• Since this would become an Embassy property, would DC have any authority to make the Congolese Government do anything afterward? Anything at all? Or would they simply be able to ignore local law?

      • LoganBoy

        Jack – Will it be possible to get input and information from the neighbors near their current property? Are there records of problems? Thank you.

  • Avi

    Jack, I will get those photos to you either later today or first thing tomorrow. Thanks for asking about this.

  • Lance

    Matt, “Since this would become an Embassy property, would DC have any authority to make the Congolese Government do anything afterward?”

    Yes … and no. They’re technically responsible for obeying all local building codes, historic preservation regulations, etc., but the mechanism for enforcement is weak. Very weak. It’s via the State Dept. And the State Dept. must of course give precedence to national interests when dealing with these foreign governments, and also to the needs of the American Embassy in the other country (e.g., We need to be able to build tall fences around our embassies. Telling a foreign country here that they must retain a low lying non-secure but historic fence, my not fly … and the State Dept would have little incentive in even wanting to enforce this matter.) The bottom line is that once it’s in the hands of the foreign government, little can be done to enforce the local building codes and historic preservation regs.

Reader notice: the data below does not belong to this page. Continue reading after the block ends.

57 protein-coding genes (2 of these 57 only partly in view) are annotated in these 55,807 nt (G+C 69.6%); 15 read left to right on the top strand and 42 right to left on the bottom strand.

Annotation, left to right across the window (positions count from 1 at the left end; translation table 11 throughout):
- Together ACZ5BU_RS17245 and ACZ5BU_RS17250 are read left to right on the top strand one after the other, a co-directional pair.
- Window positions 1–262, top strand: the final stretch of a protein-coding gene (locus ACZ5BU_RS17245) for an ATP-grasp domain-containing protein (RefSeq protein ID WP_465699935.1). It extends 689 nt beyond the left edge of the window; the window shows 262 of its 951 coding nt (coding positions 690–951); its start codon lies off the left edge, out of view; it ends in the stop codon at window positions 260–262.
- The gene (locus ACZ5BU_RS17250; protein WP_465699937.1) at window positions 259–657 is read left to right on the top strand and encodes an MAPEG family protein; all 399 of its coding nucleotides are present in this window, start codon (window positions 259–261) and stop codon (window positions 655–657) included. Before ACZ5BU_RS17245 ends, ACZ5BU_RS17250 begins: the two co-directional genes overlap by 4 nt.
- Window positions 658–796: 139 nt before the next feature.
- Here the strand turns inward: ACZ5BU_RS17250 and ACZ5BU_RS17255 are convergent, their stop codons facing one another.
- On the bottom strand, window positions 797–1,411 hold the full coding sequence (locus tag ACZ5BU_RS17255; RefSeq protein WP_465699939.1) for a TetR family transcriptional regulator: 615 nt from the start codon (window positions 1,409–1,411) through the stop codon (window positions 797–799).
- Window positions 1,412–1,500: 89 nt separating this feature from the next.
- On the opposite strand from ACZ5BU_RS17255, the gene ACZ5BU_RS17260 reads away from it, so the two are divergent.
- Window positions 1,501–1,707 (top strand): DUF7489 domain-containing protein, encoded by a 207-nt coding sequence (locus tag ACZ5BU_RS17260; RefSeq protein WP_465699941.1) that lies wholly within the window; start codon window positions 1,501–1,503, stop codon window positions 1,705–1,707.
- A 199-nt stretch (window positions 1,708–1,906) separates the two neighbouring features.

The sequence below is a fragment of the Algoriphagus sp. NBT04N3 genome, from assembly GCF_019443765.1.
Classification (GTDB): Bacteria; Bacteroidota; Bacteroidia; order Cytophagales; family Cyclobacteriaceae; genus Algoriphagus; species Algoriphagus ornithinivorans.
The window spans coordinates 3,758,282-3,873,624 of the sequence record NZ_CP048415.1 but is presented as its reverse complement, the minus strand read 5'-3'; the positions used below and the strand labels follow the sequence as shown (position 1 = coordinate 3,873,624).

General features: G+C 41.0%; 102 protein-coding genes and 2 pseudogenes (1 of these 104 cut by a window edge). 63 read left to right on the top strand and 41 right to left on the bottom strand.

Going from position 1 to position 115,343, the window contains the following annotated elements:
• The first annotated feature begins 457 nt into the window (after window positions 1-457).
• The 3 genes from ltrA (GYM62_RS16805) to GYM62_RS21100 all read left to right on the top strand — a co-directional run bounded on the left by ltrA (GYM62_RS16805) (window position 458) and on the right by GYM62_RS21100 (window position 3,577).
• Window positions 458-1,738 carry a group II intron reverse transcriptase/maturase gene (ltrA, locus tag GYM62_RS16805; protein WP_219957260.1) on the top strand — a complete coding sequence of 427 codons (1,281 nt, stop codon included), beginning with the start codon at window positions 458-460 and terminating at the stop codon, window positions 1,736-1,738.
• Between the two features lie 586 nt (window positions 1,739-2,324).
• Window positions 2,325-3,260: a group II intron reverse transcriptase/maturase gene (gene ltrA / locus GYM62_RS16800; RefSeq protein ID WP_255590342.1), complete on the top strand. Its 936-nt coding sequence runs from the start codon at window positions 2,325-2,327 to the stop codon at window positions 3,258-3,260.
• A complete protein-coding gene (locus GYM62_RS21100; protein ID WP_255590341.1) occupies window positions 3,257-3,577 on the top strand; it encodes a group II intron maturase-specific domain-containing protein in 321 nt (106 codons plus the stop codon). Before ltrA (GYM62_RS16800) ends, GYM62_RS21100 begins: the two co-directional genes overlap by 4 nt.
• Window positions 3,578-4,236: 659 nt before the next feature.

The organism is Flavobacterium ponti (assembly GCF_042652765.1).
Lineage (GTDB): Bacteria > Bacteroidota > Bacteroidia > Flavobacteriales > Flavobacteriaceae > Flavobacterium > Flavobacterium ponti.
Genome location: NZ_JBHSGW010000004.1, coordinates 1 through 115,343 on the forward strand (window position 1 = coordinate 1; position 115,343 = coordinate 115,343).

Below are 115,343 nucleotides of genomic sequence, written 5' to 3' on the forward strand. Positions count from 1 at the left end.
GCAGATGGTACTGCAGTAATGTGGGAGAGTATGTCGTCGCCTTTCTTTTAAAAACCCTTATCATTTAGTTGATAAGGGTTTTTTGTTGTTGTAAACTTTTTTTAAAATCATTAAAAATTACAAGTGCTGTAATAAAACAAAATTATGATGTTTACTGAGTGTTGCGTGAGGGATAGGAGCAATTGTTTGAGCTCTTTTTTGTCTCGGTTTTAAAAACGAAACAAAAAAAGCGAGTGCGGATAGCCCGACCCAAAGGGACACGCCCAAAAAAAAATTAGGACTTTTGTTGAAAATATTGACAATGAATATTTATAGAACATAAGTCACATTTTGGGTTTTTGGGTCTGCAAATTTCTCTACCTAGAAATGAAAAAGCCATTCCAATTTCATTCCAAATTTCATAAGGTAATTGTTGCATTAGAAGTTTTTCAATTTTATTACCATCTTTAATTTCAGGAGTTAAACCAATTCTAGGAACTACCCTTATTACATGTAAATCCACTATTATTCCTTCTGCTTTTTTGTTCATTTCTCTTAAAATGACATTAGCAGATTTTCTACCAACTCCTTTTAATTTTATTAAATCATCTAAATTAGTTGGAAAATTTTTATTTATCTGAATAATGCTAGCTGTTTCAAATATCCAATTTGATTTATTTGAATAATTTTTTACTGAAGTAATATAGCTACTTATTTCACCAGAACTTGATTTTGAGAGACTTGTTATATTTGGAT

Here is the ‘enforcement section’ I referred to:


    (g) Compliance with District of Columbia building and related codes

    The Secretary shall require foreign missions to comply substantially with District of Columbia building and related codes in a manner determined by the Secretary to be not inconsistent with the international obligations of the United States.